After this weekend, it's tough to imagine that Philadelphia will be out of playoff contention by the trade deadline, so GM Ron Hextall will have some tough decisions to make. They're still going to need a fair amount of help to get in, but if the team can sustain its play from this weekend for the next month and a half, they would have a realistic chance.

A few more observations from the game today:

  • The newly-formed Michael Raffl-Claude Giroux-Wayne Simmonds line has been a resounding success. For the second straight day, the Flyers' new top line generated scoring chance after scoring chance, as Simmonds has provided an improved forecheck and Raffl has taken on a more prevalent role in terms of controlled offensive zone entries in the absence of Jakub Voracek. They may not have scored today, but they were the team's most effective line overall.
  • Due to Braydon Coburn's repeated injuries, the Flyers had never really tested a Michael Del Zotto-Coburn defensive pair this season. Finally, we're getting to see the combination of puck mover with stay-at-home stalwart, and early returns are very positive. This looks like a tandem with real potential. Hopefully a late injury suffered by Coburn doesn't prove to be serious, as I'd love to see a bit more of these guys together.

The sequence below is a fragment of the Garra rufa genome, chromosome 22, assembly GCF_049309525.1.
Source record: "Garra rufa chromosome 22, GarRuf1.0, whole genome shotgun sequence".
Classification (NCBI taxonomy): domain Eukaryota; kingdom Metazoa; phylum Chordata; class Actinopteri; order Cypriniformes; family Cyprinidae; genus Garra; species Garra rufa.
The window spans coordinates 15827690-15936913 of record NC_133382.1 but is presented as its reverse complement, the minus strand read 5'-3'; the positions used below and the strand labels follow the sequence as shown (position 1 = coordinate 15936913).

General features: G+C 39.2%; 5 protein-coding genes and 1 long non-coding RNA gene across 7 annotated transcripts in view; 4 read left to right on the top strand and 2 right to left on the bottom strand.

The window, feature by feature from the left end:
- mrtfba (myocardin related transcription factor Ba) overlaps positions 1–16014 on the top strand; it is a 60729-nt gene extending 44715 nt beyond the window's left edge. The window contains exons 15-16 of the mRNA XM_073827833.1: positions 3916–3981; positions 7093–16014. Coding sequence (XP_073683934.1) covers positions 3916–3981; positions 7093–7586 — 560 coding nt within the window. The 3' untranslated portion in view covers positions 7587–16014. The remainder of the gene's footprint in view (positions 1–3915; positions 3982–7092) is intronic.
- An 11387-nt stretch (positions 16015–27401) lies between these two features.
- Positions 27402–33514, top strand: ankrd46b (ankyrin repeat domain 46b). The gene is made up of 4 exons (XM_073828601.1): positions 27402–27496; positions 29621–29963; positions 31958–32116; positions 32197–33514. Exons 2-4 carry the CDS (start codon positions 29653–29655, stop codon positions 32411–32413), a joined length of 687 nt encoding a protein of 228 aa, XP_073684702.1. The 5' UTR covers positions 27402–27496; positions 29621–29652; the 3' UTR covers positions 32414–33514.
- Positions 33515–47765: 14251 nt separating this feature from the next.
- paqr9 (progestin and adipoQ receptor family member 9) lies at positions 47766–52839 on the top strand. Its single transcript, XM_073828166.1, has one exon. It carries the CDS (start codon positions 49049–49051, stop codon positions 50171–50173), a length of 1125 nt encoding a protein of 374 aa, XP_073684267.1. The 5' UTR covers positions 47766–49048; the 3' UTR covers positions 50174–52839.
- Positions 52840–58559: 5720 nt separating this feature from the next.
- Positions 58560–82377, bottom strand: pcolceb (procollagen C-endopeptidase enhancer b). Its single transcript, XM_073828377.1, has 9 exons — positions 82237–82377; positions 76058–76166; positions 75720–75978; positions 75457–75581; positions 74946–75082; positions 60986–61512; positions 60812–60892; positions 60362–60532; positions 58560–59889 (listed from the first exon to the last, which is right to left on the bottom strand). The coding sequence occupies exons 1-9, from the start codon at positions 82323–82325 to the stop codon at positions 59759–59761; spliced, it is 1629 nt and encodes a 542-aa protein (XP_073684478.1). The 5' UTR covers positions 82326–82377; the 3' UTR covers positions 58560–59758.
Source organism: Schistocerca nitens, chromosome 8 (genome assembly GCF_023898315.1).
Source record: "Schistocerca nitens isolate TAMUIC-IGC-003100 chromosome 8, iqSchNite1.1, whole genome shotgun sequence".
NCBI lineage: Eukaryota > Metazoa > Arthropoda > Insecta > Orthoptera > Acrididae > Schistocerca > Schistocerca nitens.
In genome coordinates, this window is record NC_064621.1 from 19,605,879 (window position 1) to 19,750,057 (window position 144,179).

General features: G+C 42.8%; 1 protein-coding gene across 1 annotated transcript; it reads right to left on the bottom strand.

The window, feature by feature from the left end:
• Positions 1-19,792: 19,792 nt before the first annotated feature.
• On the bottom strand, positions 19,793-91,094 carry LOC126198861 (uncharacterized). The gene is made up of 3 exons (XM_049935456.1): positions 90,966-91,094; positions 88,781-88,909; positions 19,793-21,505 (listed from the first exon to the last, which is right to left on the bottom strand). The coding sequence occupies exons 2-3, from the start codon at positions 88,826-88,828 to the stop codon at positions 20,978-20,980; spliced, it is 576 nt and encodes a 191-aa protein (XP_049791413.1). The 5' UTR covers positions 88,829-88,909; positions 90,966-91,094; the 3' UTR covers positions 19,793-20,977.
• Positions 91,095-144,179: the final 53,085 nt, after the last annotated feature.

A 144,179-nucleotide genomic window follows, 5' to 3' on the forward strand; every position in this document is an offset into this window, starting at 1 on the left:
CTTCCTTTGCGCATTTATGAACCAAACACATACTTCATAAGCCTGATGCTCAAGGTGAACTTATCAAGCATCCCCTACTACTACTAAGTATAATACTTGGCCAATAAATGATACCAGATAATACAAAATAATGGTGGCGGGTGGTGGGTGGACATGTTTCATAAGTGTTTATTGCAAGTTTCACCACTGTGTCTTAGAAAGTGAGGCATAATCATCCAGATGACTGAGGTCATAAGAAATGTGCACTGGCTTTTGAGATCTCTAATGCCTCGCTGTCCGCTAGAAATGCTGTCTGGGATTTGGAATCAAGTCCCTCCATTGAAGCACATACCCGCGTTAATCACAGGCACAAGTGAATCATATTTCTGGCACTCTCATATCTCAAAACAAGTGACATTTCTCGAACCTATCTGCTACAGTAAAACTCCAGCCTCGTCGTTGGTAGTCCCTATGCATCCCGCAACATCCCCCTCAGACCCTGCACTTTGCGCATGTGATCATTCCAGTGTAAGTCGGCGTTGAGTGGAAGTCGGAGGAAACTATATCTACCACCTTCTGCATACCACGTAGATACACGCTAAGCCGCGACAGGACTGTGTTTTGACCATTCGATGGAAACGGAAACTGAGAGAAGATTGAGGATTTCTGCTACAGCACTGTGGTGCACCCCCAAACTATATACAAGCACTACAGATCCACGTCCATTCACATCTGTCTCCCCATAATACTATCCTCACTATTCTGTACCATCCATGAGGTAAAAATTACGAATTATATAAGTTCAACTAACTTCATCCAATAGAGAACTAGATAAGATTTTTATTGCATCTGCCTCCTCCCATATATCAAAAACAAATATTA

• Ryan White may be this season's biggest surprise. It's still early in his Flyers career, but he has been nothing but incredibly impressive, combining physicality with hockey sense to create space for his linemates. Some have noted that his game has a little Adam Hall to it, who was an underrated contributor last season on the PK and in very difficult 5v5 minutes.
  • Unfortunately, White was saddled with R.J. Umberger, who was back to his early season waste-of-space self today. It was really sad to see White and Brayden Schenn (who did have a costly turnover today but is clearly the most skilled player on the current third line) continue to set up Umberger in dangerous positions just to watch him flub the puck away.